“I saw red.”
“He blew a fuse.”
“It made my blood boil.”
“She flew off the handle.”
“They drove me up the wall.”
These are just a handful of the many imaginative idioms we use to describe feeling angry. They don’t paint a very nice picture, do they?
Although anger is considered a bit of a troublemaker, it has an important function. If expressed constructively, anger can actually be useful in society.
Despite anger being a common and natural emotion, many people find it difficult to manage anger effectively or express it in constructive ways. Anger can become a serious problem when dealt with through aggressive and violent means.
In this article, we’ll break down the psychology behind anger management and how anger management therapy works, and share interventions you can use to help clients develop their anger management skills and awareness.
This Article Contains:
- The Psychology Behind Anger Management
- 12 Symptoms of Problematic Anger in Adults
- What Is the Best Therapy for Anger?
- How Does Anger Management Therapy Work?
- 3 Best Interventions & Counseling Tips
- Why Is Anger Management Therapy Important?
- PositivePsychology.com’s Resources
- A Take-Home Message
The Psychology Behind Anger Management
Anger is often portrayed as a “bad,” reckless, or unhelpful emotion. But while anger can sometimes lead to more destructive behavior, it has an important self-protective function that can help bring about social good (Lambert, Eadeh, & Hanson, 2019).
Why do we get angry?
We get angry when we perceive an injustice, believe we have been wronged, or experience provocation that challenges our values or principles (Lambert et al., 2019; Thomas, 2001).
Hostility differs from anger and is generally understood as more of a persistent negative attitude toward others and the world (Thomas, 2001).
Anger can range in intensity from low-level annoyance to fire-breathing fury (Staicu & Cuţov, 2010) and can bring about changes in physiology, such as increased blood pressure (Lochman, Palardy, McElroy, Phillips, & Holmes, 2004).
The origins of anger can be external or internal. Some examples of external anger triggers could be:
- Feeling unfairly treated by your boss
- Believing a romantic partner is taking you for granted
- Being denied equal access to a resource on illegitimate grounds, such as your gender, age, or race
What exactly gets your blood boiling is unique, and many factors could influence how you feel, express, and manage anger, including:
- Learned behavior (e.g., watching how parents express anger)
- Genetic predispositions
- Environment and experiences
- Difficulties with problem solving (Hendricks, Bore, Aslinia, & Morriss, 2013)
Why anger is useful
Anger is a red flag that lets us know when something unjust has happened and action is required to remedy it (Lambert et al., 2019). When appropriate and proportionate, anger can be useful if it motivates us to deal with a perceived threat or correct an unjust situation (Lambert et al., 2019; Thomas, 2001).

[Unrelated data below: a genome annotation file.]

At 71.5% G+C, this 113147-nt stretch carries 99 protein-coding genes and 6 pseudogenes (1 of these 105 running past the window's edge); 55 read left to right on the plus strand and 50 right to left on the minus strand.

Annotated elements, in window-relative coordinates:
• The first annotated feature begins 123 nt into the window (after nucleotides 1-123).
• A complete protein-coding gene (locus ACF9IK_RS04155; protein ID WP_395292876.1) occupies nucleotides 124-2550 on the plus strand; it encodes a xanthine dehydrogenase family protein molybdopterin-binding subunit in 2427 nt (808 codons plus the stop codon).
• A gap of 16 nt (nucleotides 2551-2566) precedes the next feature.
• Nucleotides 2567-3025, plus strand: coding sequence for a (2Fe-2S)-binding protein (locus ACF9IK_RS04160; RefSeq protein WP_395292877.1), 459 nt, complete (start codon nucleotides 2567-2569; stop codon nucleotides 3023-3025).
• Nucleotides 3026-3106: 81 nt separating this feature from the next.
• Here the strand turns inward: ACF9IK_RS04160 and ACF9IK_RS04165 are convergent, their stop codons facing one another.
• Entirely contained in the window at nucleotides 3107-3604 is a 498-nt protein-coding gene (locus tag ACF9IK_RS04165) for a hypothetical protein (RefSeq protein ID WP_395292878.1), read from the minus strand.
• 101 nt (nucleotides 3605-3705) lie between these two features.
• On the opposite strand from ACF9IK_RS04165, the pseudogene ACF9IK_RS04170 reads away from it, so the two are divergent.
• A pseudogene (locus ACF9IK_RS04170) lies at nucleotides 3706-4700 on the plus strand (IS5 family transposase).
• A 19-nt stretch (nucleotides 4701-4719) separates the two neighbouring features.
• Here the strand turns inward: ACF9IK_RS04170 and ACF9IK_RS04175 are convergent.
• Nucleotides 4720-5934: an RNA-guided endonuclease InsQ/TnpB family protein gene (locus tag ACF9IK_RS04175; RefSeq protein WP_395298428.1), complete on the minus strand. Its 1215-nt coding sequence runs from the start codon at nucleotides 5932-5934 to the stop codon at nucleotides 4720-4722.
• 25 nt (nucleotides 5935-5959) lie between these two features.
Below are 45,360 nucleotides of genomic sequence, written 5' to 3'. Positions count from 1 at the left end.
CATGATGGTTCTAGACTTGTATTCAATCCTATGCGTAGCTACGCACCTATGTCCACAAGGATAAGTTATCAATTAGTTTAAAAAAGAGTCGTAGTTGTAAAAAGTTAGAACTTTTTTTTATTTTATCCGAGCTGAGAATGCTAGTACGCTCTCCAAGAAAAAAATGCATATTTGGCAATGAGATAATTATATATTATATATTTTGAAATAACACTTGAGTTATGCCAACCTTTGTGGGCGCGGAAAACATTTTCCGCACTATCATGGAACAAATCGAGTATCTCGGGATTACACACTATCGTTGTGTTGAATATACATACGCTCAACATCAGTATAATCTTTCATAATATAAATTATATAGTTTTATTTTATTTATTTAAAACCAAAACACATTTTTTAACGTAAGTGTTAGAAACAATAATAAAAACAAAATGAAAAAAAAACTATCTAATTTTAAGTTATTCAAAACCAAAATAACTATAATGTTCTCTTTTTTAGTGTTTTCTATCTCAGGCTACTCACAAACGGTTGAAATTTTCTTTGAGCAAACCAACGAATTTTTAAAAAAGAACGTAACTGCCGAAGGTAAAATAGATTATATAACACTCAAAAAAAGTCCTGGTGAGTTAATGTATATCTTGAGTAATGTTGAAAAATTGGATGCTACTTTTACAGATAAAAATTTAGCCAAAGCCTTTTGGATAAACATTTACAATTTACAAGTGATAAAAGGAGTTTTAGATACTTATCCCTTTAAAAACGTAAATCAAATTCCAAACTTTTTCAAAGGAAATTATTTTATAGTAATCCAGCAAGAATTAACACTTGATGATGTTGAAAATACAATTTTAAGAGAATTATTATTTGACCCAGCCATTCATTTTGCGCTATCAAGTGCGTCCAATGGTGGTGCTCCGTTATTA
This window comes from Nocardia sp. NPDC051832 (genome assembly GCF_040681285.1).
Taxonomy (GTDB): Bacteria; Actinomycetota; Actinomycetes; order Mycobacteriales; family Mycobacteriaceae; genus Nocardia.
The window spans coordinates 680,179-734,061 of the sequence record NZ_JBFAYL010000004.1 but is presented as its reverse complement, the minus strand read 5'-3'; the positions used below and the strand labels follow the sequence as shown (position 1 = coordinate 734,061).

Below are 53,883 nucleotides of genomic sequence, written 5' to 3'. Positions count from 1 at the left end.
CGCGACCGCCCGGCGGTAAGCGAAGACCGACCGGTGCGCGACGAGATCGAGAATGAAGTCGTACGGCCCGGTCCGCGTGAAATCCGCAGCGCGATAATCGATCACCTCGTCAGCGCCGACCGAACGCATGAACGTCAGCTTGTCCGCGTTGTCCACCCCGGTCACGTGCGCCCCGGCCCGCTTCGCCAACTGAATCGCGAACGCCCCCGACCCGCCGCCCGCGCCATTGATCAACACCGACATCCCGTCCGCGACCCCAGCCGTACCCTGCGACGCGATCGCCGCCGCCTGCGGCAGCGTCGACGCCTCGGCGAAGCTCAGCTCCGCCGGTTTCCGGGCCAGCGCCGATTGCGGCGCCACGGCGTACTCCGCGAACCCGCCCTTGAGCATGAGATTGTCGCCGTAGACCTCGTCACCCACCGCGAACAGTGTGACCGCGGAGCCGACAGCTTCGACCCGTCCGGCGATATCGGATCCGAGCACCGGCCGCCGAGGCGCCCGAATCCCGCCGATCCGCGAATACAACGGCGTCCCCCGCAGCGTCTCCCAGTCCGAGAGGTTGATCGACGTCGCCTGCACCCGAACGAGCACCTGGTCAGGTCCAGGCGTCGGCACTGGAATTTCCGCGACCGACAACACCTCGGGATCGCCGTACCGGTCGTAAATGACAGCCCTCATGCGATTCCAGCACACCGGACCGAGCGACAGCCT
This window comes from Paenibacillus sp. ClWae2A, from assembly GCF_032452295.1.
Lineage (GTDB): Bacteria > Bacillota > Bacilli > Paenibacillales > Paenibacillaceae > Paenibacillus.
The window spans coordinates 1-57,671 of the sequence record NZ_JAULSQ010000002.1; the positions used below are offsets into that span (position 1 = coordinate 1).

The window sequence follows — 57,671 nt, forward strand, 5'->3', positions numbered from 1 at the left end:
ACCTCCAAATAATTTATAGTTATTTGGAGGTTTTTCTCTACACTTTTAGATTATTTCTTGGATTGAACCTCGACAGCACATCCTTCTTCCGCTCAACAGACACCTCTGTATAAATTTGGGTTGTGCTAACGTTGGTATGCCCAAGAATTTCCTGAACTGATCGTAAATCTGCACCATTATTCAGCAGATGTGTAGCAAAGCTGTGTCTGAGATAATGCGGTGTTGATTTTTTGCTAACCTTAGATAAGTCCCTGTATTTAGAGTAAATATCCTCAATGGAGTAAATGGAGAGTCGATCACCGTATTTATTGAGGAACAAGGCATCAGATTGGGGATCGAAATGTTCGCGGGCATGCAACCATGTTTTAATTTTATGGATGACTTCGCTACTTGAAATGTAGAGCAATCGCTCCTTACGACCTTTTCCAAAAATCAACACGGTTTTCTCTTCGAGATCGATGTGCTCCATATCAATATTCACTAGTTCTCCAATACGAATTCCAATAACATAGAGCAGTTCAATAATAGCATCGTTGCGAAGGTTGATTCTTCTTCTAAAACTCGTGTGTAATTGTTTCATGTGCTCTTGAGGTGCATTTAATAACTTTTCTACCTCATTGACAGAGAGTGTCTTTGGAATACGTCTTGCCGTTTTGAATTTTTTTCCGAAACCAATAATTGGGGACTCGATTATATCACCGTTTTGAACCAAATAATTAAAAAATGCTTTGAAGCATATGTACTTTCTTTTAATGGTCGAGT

Anger can lead to violence, but these terms are not synonymous. People can harm others without being angry, and being angry doesn’t always end in aggression or violence. If anger can be communicated constructively, this could even reduce the chances of aggression if apologies can be made and relationships repaired (Thomas, 2001).
Differences in anger management
Our personal beliefs, principles, and values determine what we perceive to be threatening or unjust in the world. A source of intense anger for one person may not even register on someone else’s radar (Thomas, 2001).
Negative or traumatic experiences in someone’s past may predispose them to anger management issues for various reasons. If you have been let down or abused by people close to you, this can make it more difficult to trust people and assume the best in others. Other mental health issues or low self-esteem can also contribute to anger management difficulties (Priory, 2020).
Our skills in handling and expressing anger also differ. Some people struggle to deal with anger in the moment and may not be able to calm themselves. Other people may have difficulty communicating their emotions calmly and respectfully (Priory, 2020).
12 Symptoms of Problematic Anger in Adults
At the moment, there are no clinical criteria to diagnose problematic anger, but some patterns of behavior that could suggest anger management issues include the following:
- Difficulties managing and expressing emotion in healthy ways
- Problems in social, romantic, or work relationships because of behaviors stemming from anger
- Substance misuse and/or addiction
- Turning anger toward the self through self-harm or social withdrawal
- The ability to work or study is impacted by anger or related behavior
- Difficulty negotiating or coming to an agreement with others calmly
- Anger is intense and/or occurs very often
- Being very quick to rise to anger
- Angry feelings continue for a long time
- Getting very angry or violent when drinking alcohol
- Violent, antisocial, or aggressive behavior